InfoVis tests

What makes something “Information Visualization?” At this point there are probably tens of thousands of programs turning numbers into images and many of them purport to help us understand the data. I believe most of them don’t, based on admittedly high standards: is a given tool readable, useful, worth my time? Or is it just visual titillation: fun for a moment’s early visual process engagement, and ultimately unsatisfying?

Here’s my attempt to list what runs through my mind as I see and try to evaluate new work that calls itself InfoVis. I will be expanding each section as time goes on, and welcome questions and additions.

To help facilitate discussion about specific visualization techniques I am trying to develop a terminology similar to Mathematics’ well-defined “properties,” such as closure, commutative, identity. Where I have come up with an expressive and concise term I list it above the test.

(People requested a more easily printed PDF version of this when I presented it at a recent Visual Analytics conference; download it if you like.)

Basic tests: it’s not InfoVis if it doesn’t pass these

Is there data in it?

Random number-based images need not apply.

Is there information in it?

Following Bateson’s formulation of information as “the difference that makes a difference”: are the visible variations meaningful?

Is it readable?

For these purposes I define “readable” very specifically as supporting discourse about the subject.

This can be opposed to supporting discourse about the representation, image, process, creator, or other purely form-related concerns; helping distinguish InfoVis from computer art that uses data as decoration.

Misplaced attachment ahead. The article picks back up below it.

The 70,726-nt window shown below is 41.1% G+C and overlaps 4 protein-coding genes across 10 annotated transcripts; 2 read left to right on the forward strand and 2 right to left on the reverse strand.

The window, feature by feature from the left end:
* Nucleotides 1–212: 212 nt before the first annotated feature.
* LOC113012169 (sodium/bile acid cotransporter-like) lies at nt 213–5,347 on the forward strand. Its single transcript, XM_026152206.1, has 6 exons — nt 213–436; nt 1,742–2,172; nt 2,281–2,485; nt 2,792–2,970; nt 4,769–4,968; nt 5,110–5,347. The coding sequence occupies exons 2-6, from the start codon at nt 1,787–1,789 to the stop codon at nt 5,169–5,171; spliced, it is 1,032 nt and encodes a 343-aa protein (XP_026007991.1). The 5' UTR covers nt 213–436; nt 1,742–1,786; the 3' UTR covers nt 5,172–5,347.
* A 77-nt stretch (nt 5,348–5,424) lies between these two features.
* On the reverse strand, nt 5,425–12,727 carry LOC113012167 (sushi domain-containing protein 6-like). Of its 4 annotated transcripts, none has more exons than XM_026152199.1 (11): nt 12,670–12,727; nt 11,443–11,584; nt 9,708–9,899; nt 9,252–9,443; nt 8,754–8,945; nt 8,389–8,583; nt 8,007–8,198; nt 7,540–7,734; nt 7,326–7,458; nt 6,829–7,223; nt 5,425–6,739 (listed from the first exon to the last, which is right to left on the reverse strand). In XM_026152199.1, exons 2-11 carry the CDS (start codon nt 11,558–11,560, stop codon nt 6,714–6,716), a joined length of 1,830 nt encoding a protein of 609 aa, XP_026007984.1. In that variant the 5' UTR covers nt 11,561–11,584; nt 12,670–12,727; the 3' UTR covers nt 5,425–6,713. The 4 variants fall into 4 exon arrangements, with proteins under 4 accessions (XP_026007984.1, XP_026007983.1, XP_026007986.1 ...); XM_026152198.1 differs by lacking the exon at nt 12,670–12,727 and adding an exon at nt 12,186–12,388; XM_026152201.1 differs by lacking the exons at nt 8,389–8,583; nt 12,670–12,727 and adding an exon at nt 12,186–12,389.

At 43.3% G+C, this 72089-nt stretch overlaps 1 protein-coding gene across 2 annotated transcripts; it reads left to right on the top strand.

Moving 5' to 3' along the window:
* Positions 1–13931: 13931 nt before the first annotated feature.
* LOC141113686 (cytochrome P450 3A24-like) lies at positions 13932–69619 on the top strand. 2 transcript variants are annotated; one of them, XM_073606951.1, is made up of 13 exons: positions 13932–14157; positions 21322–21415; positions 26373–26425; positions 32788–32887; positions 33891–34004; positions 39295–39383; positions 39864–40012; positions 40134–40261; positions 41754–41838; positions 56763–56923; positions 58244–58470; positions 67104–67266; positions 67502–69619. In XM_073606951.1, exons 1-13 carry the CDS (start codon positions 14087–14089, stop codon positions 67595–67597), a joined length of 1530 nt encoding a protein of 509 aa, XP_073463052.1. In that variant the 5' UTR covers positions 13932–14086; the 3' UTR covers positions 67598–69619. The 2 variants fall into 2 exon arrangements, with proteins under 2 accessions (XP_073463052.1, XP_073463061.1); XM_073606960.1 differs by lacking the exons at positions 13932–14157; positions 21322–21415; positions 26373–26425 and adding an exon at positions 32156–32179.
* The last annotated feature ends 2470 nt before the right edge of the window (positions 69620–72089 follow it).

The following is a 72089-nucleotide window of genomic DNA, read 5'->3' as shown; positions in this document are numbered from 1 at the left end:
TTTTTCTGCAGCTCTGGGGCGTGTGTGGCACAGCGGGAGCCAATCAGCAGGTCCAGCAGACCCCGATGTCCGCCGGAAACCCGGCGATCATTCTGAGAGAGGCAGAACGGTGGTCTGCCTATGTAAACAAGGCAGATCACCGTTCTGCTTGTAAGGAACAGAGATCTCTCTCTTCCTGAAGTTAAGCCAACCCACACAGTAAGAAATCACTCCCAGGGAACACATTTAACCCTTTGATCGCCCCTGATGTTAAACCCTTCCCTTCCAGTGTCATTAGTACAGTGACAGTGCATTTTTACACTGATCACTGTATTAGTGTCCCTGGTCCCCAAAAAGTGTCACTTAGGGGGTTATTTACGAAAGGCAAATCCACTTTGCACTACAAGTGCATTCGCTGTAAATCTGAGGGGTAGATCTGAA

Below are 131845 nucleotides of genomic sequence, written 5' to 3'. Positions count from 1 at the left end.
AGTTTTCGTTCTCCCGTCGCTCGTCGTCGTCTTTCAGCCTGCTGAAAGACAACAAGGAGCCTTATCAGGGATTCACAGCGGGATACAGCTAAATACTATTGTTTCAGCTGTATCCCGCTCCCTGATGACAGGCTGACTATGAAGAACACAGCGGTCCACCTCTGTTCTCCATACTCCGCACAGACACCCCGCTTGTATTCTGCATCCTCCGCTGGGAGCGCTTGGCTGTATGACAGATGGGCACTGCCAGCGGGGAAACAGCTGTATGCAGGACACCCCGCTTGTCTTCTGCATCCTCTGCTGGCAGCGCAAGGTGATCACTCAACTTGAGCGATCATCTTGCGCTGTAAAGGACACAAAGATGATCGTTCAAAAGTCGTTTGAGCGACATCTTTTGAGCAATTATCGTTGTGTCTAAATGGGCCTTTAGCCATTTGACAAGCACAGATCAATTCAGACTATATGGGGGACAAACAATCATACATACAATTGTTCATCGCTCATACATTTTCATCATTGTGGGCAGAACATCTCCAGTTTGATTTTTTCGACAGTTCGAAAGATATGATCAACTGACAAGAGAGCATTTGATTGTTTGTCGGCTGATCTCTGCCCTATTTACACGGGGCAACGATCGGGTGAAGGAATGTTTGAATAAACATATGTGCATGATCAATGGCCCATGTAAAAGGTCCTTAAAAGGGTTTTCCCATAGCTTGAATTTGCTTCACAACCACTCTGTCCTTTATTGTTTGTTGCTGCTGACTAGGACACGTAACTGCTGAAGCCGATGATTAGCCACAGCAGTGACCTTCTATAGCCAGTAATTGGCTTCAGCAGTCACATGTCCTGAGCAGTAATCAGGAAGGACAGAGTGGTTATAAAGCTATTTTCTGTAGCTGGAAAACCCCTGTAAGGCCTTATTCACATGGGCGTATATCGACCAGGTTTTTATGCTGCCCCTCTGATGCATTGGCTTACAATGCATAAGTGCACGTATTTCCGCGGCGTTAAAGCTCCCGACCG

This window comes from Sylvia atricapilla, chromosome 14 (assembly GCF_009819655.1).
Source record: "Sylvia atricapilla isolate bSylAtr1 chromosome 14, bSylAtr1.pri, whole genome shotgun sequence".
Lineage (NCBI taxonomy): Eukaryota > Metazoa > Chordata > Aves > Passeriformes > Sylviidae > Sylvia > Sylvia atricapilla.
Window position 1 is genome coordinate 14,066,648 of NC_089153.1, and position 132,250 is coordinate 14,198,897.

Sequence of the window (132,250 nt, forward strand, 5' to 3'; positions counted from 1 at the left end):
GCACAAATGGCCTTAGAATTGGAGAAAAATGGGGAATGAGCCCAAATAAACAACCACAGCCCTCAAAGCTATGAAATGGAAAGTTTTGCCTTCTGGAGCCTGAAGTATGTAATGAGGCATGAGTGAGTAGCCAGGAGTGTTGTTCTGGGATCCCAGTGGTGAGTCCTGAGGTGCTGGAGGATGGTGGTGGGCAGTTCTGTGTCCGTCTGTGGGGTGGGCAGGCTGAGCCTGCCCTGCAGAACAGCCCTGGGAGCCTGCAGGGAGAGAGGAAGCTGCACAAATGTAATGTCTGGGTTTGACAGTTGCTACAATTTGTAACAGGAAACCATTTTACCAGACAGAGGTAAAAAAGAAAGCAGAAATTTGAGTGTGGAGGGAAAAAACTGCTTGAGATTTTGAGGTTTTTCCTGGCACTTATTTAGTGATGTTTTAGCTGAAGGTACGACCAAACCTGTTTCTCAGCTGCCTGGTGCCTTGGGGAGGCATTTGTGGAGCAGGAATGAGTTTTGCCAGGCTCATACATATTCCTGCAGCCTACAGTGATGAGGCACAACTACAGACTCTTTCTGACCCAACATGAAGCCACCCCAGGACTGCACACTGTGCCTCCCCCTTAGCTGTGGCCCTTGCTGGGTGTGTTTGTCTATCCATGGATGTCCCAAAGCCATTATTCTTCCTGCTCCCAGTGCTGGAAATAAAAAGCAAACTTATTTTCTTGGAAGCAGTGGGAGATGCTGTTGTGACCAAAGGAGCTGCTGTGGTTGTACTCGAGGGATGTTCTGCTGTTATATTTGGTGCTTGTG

The key issue is this: if you can’t get useful information about the subject back out again it’s not information visualization.

Operational tests: it’s not a tool unless it passes these

Does it support asking questions?

One of the primary uses of good visualization tools is to help people form hypotheses about the subject.

Does it help formulate ways to answer questions?

If it can help suggest a test for the hypothesis so much the better.

Operational tests 2: it’s a better tool if it passes these

Does it support answering questions?

Slightly dangerous territory: some kinds of questions in scientific exploration, for example, must be answered with more rigorous methods like empirical experimentation or statistical analysis. However, in some areas the image can directly provide the answer, as in TextArc’s ability to show foreshadowing references to the Queen in Alice’s Adventures in Wonderland.

Does it display all relevant data needed to answer a question or complete a given task?

[property name needed]
Does it allow easy access to additional needed data?

Expressiveness tests: it’s talking about itself unless it passes these

I am using “expressive” in the way statisticians use it: not in the artistic sense of “self expression.” Statisticians talk about whether a given result expresses the variability in the original data set.

Do different subjects look different?

Do variations in the image always express variations in the subject?

Or does the image mostly represent the algorithm that generated it more than the data— an extrememly common but critical fault, exhibited in part by the label text layout of my science map, for example.